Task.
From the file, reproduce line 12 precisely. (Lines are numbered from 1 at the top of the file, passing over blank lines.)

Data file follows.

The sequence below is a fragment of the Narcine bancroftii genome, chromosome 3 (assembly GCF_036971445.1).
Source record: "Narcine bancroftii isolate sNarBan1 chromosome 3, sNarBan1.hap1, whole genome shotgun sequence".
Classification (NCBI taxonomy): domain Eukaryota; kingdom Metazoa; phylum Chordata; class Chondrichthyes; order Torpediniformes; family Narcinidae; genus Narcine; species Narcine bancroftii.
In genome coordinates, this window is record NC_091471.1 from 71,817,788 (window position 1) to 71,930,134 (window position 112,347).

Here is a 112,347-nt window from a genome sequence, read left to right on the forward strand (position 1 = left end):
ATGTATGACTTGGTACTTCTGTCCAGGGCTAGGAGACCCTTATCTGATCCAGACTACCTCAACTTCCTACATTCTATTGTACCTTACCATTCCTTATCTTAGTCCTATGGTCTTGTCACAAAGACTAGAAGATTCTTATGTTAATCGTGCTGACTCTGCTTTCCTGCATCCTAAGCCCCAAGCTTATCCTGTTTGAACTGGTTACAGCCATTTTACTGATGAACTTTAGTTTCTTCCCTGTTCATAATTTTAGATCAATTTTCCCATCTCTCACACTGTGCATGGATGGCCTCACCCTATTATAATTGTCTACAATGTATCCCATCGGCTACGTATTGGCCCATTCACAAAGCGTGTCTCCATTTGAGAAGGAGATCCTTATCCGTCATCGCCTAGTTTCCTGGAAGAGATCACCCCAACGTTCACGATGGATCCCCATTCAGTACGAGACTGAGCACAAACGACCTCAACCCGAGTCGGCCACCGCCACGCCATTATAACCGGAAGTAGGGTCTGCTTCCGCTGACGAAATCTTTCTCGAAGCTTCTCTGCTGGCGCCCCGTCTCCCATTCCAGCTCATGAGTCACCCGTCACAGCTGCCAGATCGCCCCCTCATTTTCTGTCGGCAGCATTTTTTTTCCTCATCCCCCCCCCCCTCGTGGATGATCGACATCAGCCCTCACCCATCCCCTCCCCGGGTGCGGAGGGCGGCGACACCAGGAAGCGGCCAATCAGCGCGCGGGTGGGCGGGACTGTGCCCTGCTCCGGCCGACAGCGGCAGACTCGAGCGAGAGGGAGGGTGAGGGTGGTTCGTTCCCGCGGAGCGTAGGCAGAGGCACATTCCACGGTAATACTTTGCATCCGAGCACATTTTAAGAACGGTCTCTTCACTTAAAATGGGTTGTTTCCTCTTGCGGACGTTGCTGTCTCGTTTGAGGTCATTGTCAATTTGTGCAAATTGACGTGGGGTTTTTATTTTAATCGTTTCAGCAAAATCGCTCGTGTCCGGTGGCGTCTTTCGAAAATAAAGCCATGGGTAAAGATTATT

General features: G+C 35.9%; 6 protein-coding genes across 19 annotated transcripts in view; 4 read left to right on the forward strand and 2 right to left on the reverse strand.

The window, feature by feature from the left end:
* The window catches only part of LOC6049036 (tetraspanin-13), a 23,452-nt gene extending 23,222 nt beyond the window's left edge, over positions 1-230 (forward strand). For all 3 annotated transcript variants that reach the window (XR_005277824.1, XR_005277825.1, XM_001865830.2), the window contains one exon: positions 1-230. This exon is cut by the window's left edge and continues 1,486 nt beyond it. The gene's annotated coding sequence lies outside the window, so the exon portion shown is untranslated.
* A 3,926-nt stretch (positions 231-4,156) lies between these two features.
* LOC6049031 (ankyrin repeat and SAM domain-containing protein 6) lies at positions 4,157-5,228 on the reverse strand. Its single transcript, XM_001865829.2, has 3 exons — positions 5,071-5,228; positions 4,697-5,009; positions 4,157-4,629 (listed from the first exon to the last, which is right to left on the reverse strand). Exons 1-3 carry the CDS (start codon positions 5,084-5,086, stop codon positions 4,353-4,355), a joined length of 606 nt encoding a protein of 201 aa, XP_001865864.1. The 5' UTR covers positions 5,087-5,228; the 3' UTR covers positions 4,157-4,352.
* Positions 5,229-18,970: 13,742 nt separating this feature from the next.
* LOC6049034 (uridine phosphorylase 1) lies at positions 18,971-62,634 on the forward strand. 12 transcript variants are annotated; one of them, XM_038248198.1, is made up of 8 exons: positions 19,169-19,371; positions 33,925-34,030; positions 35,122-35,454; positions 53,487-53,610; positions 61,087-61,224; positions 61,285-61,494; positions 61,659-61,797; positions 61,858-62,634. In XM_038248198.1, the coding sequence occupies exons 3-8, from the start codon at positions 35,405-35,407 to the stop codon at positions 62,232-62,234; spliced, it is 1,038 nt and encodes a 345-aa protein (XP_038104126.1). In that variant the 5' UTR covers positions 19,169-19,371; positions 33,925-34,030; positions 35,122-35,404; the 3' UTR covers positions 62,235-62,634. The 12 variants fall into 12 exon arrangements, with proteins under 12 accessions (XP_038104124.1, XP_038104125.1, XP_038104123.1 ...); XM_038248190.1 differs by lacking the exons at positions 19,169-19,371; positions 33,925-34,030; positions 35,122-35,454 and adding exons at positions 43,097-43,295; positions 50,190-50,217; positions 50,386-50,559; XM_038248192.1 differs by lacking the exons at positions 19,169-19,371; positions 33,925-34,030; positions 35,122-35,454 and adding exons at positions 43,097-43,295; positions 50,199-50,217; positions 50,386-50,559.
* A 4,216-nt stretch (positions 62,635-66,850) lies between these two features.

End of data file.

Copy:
* Positions 5,229-18,970: 13,742 nt separating this feature from the next.